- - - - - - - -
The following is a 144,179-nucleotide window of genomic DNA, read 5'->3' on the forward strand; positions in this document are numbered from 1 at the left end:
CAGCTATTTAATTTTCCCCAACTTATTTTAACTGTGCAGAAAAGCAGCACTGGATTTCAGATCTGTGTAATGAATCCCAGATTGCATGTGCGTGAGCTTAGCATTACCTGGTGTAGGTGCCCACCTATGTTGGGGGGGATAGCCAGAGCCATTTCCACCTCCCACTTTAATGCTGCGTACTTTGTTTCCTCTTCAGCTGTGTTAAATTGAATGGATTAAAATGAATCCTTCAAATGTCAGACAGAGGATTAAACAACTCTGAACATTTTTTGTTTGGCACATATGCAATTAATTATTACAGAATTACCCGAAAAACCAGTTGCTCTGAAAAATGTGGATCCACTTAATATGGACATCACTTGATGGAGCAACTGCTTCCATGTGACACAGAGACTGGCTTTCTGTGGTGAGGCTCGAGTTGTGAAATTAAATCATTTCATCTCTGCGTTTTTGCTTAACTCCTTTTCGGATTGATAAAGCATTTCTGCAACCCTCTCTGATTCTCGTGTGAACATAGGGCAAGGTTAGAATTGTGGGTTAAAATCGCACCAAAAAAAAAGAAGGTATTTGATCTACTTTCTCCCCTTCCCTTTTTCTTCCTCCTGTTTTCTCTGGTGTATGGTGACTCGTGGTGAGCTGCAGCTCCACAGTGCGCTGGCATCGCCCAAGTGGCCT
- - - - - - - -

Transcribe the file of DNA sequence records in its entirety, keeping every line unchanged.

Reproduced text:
The following is a 144,179-nucleotide window of genomic DNA, read 5'->3' on the forward strand; positions in this document are numbered from 1 at the left end:
CAGCTATTTAATTTTCCCCAACTTATTTTAACTGTGCAGAAAAGCAGCACTGGATTTCAGATCTGTGTAATGAATCCCAGATTGCATGTGCGTGAGCTTAGCATTACCTGGTGTAGGTGCCCACCTATGTTGGGGGGGATAGCCAGAGCCATTTCCACCTCCCACTTTAATGCTGCGTACTTTGTTTCCTCTTCAGCTGTGTTAAATTGAATGGATTAAAATGAATCCTTCAAATGTCAGACAGAGGATTAAACAACTCTGAACATTTTTTGTTTGGCACATATGCAATTAATTATTACAGAATTACCCGAAAAACCAGTTGCTCTGAAAAATGTGGATCCACTTAATATGGACATCACTTGATGGAGCAACTGCTTCCATGTGACACAGAGACTGGCTTTCTGTGGTGAGGCTCGAGTTGTGAAATTAAATCATTTCATCTCTGCGTTTTTGCTTAACTCCTTTTCGGATTGATAAAGCATTTCTGCAACCCTCTCTGATTCTCGTGTGAACATAGGGCAAGGTTAGAATTGTGGGTTAAAATCGCACCAAAAAAAAAGAAGGTATTTGATCTACTTTCTCCCCTTCCCTTTTTCTTCCTCCTGTTTTCTCTGGTGTATGGTGACTCGTGGTGAGCTGCAGCTCCACAGTGCGCTGGCATCGCCCAAGTGGCCT